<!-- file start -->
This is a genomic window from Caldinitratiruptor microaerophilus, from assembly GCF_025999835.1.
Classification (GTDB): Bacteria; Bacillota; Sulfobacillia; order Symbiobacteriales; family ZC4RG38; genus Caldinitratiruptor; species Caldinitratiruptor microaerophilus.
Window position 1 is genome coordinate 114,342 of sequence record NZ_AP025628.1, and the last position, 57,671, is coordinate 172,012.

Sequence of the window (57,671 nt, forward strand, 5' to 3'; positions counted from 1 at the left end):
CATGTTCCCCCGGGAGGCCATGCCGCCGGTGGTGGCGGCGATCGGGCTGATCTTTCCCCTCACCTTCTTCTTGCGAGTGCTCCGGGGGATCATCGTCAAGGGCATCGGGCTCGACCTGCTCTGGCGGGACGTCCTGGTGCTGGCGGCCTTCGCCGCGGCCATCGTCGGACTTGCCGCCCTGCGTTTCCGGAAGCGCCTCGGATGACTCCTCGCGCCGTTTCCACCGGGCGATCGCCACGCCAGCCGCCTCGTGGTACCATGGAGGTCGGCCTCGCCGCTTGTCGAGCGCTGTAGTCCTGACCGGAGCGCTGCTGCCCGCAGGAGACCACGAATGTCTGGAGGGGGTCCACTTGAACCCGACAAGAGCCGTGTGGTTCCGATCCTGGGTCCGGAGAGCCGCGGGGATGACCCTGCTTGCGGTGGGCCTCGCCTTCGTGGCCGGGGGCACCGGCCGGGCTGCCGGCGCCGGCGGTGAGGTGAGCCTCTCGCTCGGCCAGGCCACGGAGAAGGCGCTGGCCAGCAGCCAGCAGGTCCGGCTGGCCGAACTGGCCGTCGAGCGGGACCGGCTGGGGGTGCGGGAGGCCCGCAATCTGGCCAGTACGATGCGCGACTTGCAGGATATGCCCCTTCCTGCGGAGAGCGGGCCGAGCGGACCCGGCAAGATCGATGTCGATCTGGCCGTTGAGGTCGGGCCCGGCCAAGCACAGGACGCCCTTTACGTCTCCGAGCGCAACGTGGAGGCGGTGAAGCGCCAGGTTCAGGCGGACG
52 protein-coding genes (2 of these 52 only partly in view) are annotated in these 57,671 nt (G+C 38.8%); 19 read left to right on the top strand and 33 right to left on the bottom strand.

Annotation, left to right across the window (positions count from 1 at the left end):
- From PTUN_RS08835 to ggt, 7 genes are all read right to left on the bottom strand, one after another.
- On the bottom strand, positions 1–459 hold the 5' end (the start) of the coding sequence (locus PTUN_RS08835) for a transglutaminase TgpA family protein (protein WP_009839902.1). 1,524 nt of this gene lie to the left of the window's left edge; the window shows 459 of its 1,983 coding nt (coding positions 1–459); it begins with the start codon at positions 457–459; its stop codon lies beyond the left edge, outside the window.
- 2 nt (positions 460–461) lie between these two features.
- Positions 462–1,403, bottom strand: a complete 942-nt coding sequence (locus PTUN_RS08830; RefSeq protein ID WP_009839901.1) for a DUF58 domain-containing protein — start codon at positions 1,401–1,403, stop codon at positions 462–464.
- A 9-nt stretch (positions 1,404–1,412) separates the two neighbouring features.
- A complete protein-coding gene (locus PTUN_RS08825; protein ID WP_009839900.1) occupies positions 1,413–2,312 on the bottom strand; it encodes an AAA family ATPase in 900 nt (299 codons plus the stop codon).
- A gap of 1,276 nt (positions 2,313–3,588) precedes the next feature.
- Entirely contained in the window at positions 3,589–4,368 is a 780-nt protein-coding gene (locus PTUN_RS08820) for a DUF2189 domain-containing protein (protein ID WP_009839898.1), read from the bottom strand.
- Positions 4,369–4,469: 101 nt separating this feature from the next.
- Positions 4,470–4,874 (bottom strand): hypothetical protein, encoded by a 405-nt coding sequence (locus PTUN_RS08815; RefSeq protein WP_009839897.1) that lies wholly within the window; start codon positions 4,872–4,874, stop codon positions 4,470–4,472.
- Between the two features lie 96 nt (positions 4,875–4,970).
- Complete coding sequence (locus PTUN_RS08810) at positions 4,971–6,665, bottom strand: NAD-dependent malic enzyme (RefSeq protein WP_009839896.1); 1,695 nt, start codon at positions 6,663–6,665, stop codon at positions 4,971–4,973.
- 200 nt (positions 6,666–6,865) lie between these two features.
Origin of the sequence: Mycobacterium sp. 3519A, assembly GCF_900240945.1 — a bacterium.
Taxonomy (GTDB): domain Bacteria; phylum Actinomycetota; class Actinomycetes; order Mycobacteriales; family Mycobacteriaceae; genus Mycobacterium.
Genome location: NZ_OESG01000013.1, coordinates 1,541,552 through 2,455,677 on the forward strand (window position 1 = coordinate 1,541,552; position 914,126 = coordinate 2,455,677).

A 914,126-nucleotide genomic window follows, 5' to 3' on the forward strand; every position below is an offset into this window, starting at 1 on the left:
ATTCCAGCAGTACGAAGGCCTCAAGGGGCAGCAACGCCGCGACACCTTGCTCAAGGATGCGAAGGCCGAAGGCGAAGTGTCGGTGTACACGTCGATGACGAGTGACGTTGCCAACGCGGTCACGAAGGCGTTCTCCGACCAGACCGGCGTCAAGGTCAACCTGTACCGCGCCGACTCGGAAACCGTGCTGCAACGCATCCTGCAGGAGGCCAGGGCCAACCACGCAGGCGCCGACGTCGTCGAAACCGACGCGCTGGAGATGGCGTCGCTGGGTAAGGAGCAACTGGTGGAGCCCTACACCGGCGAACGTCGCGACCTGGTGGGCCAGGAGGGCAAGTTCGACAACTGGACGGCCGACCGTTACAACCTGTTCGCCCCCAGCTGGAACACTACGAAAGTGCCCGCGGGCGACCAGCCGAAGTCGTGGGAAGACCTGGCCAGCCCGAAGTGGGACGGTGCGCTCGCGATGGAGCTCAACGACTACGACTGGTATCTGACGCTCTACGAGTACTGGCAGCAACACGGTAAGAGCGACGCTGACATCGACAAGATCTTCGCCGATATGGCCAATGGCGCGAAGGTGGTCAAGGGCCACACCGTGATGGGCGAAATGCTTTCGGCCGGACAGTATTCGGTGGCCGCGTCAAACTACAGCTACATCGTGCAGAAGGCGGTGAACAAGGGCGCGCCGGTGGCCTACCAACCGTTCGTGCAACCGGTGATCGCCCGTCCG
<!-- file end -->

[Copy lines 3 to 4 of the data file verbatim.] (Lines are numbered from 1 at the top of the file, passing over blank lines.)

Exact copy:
Window position 1 is genome coordinate 114,342 of sequence record NZ_AP025628.1, and the last position, 57,671, is coordinate 172,012.

Sequence of the window (57,671 nt, forward strand, 5' to 3'; positions counted from 1 at the left end):